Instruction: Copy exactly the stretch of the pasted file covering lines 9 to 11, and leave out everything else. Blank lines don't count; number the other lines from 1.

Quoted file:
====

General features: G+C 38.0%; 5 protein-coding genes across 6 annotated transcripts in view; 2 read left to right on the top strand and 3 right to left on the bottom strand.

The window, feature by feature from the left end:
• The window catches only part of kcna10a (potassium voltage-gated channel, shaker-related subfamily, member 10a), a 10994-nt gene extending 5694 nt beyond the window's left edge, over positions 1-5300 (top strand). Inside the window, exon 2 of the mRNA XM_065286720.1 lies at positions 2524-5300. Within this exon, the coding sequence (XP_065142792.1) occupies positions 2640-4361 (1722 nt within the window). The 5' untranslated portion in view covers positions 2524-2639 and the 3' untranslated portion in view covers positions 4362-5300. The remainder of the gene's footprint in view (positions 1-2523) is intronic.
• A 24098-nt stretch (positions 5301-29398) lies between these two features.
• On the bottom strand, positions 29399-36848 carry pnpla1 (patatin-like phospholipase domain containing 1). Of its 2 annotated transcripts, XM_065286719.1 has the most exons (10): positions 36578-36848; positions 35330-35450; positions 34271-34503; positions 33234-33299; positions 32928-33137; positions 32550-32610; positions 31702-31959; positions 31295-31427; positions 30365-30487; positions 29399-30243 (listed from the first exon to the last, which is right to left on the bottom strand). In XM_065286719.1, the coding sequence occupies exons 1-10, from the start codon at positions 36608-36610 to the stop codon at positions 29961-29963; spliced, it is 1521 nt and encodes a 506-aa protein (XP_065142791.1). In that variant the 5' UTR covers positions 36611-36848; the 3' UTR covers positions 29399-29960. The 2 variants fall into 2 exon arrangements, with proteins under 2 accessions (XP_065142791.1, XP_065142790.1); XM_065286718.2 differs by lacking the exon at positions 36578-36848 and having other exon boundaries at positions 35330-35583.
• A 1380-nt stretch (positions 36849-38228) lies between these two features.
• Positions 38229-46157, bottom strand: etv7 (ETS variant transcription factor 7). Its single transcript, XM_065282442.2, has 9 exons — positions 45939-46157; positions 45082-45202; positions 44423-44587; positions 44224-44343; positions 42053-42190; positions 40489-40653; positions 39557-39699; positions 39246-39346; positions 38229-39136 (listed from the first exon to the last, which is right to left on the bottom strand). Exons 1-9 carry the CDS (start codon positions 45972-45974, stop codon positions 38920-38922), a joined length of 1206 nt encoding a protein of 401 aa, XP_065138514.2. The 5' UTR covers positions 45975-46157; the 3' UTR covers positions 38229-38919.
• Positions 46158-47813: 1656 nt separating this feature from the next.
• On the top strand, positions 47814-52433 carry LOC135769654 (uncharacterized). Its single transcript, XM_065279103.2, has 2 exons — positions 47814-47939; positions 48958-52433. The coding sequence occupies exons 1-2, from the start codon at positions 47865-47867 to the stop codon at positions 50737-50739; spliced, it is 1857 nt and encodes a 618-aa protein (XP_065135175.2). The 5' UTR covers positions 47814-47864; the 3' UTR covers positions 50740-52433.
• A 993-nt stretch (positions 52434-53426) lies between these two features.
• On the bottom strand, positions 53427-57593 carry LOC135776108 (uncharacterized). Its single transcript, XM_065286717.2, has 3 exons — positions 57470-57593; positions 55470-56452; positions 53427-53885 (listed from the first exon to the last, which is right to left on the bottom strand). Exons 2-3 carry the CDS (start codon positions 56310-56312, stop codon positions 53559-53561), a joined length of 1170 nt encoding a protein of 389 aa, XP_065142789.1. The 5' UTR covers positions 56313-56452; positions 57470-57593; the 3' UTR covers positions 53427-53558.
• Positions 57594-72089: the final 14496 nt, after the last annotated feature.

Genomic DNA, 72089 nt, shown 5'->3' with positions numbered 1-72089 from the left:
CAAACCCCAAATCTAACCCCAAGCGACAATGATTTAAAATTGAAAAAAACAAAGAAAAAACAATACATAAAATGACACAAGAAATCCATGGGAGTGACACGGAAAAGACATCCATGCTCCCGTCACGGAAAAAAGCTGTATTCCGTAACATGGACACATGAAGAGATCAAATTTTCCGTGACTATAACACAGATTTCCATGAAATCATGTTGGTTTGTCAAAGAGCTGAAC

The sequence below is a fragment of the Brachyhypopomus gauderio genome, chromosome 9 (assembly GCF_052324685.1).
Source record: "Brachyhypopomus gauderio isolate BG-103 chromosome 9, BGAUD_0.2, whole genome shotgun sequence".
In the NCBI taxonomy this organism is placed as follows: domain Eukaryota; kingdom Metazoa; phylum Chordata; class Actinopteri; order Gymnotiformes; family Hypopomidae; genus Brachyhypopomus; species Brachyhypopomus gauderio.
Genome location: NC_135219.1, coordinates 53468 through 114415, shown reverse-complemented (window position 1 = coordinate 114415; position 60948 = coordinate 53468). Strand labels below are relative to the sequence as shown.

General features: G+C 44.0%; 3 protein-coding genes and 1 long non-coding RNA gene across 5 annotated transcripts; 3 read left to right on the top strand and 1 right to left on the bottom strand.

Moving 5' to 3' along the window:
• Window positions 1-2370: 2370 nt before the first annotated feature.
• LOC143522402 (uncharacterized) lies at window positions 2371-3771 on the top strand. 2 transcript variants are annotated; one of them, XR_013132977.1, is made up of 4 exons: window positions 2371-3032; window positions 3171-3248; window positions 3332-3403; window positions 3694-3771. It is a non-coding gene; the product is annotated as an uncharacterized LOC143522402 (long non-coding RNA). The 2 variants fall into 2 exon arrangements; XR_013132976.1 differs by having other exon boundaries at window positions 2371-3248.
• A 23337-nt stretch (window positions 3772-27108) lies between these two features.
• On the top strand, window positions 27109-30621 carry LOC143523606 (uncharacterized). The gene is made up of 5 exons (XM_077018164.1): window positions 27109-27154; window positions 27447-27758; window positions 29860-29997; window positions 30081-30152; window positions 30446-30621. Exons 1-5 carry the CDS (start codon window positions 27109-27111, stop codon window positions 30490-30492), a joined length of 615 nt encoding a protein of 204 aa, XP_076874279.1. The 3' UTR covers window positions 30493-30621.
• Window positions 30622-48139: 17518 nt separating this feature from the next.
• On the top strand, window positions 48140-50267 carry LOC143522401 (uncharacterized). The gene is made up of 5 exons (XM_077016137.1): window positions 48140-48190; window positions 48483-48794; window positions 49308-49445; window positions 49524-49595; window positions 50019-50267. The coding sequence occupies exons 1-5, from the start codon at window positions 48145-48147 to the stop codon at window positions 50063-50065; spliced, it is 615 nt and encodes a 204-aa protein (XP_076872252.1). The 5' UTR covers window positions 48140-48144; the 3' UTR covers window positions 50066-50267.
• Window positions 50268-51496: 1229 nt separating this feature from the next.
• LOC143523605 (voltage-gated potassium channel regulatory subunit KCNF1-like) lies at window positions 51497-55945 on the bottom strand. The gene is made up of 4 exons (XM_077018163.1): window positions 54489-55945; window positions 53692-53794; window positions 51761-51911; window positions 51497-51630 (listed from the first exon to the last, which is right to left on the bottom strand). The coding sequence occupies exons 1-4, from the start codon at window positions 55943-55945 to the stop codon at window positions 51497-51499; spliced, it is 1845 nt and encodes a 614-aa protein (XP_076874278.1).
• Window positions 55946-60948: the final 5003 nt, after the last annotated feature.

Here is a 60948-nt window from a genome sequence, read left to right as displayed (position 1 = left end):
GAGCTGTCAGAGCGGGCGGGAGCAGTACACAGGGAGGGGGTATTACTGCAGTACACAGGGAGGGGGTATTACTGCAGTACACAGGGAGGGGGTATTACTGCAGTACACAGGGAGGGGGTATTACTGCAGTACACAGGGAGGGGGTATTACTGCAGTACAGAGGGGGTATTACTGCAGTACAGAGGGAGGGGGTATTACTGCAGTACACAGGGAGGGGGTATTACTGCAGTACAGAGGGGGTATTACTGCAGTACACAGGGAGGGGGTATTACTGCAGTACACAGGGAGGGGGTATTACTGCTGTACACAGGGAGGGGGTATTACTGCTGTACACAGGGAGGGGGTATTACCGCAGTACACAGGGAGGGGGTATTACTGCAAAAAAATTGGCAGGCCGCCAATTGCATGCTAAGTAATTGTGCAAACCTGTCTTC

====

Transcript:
• On the top strand, positions 47814-52433 carry LOC135769654 (uncharacterized). Its single transcript, XM_065279103.2, has 2 exons — positions 47814-47939; positions 48958-52433. The coding sequence occupies exons 1-2, from the start codon at positions 47865-47867 to the stop codon at positions 50737-50739; spliced, it is 1857 nt and encodes a 618-aa protein (XP_065135175.2). The 5' UTR covers positions 47814-47864; the 3' UTR covers positions 50740-52433.
• A 993-nt stretch (positions 52434-53426) lies between these two features.
• On the bottom strand, positions 53427-57593 carry LOC135776108 (uncharacterized). Its single transcript, XM_065286717.2, has 3 exons — positions 57470-57593; positions 55470-56452; positions 53427-53885 (listed from the first exon to the last, which is right to left on the bottom strand). Exons 2-3 carry the CDS (start codon positions 56310-56312, stop codon positions 53559-53561), a joined length of 1170 nt encoding a protein of 389 aa, XP_065142789.1. The 5' UTR covers positions 56313-56452; positions 57470-57593; the 3' UTR covers positions 53427-53558.